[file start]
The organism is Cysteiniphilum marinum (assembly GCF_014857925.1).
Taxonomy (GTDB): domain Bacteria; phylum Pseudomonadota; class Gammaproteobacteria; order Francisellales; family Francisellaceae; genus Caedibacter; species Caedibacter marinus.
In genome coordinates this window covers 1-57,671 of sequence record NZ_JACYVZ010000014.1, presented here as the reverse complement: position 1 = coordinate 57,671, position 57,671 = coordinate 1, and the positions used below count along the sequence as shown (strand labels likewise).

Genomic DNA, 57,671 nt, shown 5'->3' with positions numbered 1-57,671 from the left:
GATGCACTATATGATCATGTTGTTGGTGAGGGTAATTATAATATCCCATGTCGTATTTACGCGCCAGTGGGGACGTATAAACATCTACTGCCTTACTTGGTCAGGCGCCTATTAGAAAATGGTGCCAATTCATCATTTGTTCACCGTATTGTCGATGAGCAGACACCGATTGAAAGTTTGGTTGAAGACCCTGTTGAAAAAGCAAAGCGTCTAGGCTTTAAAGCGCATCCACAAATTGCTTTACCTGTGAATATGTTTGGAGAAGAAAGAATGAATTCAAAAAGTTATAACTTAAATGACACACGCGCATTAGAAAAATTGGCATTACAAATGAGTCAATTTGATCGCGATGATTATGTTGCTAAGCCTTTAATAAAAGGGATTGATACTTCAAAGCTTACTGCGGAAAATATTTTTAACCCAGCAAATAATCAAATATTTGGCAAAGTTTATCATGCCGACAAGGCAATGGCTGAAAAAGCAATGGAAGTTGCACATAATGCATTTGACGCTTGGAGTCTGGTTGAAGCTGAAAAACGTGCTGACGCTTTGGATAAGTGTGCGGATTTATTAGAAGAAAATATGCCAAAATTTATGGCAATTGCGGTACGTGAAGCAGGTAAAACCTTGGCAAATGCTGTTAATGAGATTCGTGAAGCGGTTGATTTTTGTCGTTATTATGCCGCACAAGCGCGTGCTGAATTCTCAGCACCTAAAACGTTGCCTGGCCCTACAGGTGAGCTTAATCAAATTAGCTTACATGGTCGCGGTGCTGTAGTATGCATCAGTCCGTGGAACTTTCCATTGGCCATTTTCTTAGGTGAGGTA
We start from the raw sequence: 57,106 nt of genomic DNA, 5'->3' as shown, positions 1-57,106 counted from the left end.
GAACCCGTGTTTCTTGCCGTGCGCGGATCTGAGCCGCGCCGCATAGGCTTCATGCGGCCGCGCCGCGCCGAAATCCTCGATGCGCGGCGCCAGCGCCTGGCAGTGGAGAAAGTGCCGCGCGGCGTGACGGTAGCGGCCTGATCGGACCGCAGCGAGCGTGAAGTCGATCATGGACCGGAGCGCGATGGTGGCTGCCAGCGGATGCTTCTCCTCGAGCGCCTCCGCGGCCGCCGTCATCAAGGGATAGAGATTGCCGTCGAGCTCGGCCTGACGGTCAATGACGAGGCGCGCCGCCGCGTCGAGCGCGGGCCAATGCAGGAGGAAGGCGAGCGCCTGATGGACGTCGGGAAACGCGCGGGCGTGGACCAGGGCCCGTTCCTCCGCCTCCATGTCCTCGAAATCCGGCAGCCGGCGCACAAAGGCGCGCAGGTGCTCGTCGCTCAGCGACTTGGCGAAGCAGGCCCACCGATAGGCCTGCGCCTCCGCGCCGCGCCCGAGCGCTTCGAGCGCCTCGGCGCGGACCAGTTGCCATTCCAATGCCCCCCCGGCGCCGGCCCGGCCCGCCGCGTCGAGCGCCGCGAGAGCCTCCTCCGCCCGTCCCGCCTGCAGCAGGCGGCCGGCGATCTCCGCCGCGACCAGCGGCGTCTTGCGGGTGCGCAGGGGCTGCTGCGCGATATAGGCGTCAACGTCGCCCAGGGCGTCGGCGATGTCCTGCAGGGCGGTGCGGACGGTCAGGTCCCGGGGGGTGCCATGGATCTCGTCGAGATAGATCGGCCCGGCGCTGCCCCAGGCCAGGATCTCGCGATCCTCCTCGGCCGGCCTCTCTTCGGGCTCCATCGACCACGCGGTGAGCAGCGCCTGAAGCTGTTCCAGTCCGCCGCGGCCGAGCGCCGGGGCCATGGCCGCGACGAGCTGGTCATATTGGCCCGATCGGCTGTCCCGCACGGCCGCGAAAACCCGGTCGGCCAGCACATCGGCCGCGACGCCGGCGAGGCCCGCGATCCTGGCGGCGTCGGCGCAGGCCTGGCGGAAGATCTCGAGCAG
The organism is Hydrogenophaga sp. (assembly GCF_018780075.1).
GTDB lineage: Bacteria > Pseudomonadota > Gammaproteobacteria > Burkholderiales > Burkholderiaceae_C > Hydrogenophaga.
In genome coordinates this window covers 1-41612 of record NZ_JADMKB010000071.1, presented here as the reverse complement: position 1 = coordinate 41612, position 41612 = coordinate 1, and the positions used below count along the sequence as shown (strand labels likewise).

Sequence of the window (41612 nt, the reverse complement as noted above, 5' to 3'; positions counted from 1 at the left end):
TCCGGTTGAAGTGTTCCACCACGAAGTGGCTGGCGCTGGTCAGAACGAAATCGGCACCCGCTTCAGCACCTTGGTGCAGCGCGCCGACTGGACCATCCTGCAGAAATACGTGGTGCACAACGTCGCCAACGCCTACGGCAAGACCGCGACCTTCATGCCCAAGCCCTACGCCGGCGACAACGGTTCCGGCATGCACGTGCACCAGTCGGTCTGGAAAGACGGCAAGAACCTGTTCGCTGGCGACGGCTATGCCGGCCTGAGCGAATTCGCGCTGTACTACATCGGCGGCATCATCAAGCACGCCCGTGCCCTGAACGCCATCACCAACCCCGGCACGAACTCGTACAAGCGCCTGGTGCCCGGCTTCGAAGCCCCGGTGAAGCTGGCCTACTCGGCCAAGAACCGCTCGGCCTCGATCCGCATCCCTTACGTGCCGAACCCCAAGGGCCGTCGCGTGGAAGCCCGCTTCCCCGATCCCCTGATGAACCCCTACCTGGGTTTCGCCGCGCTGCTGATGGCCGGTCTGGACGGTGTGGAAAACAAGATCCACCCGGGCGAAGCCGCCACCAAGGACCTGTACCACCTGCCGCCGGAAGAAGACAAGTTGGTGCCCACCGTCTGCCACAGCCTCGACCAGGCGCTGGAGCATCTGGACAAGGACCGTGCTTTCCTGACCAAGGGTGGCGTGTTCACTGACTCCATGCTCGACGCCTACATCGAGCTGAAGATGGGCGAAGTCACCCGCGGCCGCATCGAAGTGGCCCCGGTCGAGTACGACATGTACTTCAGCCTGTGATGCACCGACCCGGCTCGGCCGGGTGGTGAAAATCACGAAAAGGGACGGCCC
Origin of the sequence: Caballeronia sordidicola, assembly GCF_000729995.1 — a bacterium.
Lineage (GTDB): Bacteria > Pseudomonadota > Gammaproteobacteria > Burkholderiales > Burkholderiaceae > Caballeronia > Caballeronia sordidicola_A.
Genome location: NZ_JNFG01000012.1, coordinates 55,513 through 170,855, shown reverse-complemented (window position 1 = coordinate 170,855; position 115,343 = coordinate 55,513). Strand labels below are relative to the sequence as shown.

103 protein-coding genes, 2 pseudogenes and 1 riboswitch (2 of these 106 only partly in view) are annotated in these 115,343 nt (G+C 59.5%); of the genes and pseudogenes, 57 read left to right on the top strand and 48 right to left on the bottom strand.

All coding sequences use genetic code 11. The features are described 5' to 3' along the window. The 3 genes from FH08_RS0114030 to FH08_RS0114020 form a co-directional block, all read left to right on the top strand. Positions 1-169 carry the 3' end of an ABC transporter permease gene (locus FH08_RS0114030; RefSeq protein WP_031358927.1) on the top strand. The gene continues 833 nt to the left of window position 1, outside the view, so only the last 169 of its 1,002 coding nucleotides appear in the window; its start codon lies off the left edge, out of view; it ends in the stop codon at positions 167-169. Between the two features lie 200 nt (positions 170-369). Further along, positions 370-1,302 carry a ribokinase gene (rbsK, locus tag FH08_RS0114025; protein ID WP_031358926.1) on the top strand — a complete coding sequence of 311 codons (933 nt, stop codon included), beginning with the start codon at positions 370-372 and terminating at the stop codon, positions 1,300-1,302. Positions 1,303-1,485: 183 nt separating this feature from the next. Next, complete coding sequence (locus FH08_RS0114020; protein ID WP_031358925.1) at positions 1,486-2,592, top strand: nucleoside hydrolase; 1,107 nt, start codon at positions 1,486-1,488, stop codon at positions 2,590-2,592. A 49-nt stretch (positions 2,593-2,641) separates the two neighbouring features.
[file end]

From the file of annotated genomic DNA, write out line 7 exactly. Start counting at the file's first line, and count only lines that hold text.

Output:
GAACCCGTGTTTCTTGCCGTGCGCGGATCTGAGCCGCGCCGCATAGGCTTCATGCGGCCGCGCCGCGCCGAAATCCTCGATGCGCGGCGCCAGCGCCTGGCAGTGGAGAAAGTGCCGCGCGGCGTGACGGTAGCGGCCTGATCGGACCGCAGCGAGCGTGAAGTCGATCATGGACCGGAGCGCGATGGTGGCTGCCAGCGGATGCTTCTCCTCGAGCGCCTCCGCGGCCGCCGTCATCAAGGGATAGAGATTGCCGTCGAGCTCGGCCTGACGGTCAATGACGAGGCGCGCCGCCGCGTCGAGCGCGGGCCAATGCAGGAGGAAGGCGAGCGCCTGATGGACGTCGGGAAACGCGCGGGCGTGGACCAGGGCCCGTTCCTCCGCCTCCATGTCCTCGAAATCCGGCAGCCGGCGCACAAAGGCGCGCAGGTGCTCGTCGCTCAGCGACTTGGCGAAGCAGGCCCACCGATAGGCCTGCGCCTCCGCGCCGCGCCCGAGCGCTTCGAGCGCCTCGGCGCGGACCAGTTGCCATTCCAATGCCCCCCCGGCGCCGGCCCGGCCCGCCGCGTCGAGCGCCGCGAGAGCCTCCTCCGCCCGTCCCGCCTGCAGCAGGCGGCCGGCGATCTCCGCCGCGACCAGCGGCGTCTTGCGGGTGCGCAGGGGCTGCTGCGCGATATAGGCGTCAACGTCGCCCAGGGCGTCGGCGATGTCCTGCAGGGCGGTGCGGACGGTCAGGTCCCGGGGGGTGCCATGGATCTCGTCGAGATAGATCGGCCCGGCGCTGCCCCAGGCCAGGATCTCGCGATCCTCCTCGGCCGGCCTCTCTTCGGGCTCCATCGACCACGCGGTGAGCAGCGCCTGAAGCTGTTCCAGTCCGCCGCGGCCGAGCGCCGGGGCCATGGCCGCGACGAGCTGGTCATATTGGCCCGATCGGCTGTCCCGCACGGCCGCGAAAACCCGGTCGGCCAGCACATCGGCCGCGACGCCGGCGAGGCCCGCGATCCTGGCGGCGTCGGCGCAGGCCTGGCGGAAGATCTCGAGCAG